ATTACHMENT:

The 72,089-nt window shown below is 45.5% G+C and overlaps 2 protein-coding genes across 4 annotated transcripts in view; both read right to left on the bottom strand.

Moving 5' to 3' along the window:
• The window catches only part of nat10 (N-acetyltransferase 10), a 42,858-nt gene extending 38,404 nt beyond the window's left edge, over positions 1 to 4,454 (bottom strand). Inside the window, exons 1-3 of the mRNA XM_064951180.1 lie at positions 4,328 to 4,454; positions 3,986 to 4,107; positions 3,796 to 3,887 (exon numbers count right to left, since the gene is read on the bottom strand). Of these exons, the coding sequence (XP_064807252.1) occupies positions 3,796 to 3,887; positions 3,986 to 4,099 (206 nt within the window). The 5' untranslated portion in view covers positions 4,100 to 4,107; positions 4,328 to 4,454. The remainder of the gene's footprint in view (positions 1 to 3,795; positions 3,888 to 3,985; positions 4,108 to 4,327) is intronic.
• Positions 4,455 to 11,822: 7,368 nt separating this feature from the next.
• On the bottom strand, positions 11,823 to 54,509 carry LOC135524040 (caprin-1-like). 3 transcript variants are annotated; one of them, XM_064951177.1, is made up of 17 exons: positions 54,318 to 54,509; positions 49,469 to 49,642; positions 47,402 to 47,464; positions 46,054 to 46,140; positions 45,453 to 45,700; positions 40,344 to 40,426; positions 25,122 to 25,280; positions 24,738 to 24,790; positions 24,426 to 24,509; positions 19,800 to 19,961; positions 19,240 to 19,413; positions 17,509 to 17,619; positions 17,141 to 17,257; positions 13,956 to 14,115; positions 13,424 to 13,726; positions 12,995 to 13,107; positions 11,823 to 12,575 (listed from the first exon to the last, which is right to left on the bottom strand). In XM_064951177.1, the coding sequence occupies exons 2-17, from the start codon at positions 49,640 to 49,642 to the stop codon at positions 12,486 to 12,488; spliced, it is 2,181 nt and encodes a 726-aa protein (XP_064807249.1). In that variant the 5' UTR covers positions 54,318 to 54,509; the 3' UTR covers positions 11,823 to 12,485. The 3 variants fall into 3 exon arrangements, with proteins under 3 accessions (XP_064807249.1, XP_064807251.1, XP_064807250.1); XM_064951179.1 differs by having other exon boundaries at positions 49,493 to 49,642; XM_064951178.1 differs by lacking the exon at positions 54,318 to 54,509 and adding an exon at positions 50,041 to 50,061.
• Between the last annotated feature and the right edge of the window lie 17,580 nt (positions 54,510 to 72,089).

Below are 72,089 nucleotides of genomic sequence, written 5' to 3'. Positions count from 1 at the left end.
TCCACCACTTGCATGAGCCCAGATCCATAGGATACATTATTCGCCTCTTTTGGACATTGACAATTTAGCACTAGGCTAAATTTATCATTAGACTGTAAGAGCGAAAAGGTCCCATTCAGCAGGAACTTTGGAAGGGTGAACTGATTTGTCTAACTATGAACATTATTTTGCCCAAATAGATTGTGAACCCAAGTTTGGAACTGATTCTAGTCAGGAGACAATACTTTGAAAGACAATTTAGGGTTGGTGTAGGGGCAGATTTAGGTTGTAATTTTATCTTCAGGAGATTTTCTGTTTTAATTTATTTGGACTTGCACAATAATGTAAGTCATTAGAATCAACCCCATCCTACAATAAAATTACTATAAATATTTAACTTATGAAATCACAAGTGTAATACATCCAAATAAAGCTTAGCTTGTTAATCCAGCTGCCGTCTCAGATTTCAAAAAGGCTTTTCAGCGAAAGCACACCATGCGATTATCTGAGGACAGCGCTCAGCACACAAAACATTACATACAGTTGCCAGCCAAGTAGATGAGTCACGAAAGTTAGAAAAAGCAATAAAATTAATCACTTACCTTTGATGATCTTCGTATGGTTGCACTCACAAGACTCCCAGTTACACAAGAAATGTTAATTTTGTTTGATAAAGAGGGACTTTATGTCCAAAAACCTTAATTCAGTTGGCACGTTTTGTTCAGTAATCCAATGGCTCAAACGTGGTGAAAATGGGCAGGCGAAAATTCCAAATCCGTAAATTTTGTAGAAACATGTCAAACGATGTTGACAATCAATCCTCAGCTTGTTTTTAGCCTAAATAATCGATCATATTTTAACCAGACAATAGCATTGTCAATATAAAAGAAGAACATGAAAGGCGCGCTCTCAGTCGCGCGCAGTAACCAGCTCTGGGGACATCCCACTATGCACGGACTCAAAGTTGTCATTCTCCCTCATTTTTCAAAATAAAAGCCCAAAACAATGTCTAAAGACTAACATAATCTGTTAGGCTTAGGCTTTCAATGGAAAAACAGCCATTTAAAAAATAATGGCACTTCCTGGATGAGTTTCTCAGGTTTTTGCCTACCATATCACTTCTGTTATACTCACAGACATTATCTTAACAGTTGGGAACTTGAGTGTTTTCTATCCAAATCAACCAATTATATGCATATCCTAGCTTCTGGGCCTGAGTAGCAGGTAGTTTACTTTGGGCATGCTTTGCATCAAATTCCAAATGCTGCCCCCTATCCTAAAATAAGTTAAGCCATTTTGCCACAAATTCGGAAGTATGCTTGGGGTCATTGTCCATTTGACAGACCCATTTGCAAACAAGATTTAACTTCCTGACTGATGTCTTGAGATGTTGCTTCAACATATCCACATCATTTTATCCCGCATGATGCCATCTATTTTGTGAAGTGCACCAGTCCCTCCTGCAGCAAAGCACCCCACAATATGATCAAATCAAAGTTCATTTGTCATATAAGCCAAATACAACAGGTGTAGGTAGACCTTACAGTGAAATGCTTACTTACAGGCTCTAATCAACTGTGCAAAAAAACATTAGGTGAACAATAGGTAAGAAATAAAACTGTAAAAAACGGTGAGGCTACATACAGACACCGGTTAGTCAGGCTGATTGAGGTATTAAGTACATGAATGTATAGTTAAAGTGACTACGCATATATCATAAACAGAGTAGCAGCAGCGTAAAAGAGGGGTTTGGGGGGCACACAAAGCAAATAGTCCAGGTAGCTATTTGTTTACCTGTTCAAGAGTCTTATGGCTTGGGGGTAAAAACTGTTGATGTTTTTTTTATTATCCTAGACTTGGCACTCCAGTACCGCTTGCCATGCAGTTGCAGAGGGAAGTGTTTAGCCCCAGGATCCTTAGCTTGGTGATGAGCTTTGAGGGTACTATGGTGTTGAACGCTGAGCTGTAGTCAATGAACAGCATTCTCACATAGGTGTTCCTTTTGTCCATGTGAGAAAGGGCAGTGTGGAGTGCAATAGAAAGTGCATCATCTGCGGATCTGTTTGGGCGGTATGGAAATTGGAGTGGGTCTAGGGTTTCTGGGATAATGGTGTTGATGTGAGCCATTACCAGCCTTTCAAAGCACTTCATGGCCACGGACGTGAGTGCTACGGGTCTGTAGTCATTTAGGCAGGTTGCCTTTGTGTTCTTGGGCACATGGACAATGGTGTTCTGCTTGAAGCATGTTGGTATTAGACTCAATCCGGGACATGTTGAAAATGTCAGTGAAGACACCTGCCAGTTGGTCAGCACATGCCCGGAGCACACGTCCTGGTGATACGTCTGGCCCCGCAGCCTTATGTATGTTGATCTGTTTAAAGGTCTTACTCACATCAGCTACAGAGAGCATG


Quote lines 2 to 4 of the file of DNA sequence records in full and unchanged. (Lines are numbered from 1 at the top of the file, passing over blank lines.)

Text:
Moving 5' to 3' along the window:
• The window catches only part of nat10 (N-acetyltransferase 10), a 42,858-nt gene extending 38,404 nt beyond the window's left edge, over positions 1 to 4,454 (bottom strand). Inside the window, exons 1-3 of the mRNA XM_064951180.1 lie at positions 4,328 to 4,454; positions 3,986 to 4,107; positions 3,796 to 3,887 (exon numbers count right to left, since the gene is read on the bottom strand). Of these exons, the coding sequence (XP_064807252.1) occupies positions 3,796 to 3,887; positions 3,986 to 4,099 (206 nt within the window). The 5' untranslated portion in view covers positions 4,100 to 4,107; positions 4,328 to 4,454. The remainder of the gene's footprint in view (positions 1 to 3,795; positions 3,888 to 3,985; positions 4,108 to 4,327) is intronic.
• Positions 4,455 to 11,822: 7,368 nt separating this feature from the next.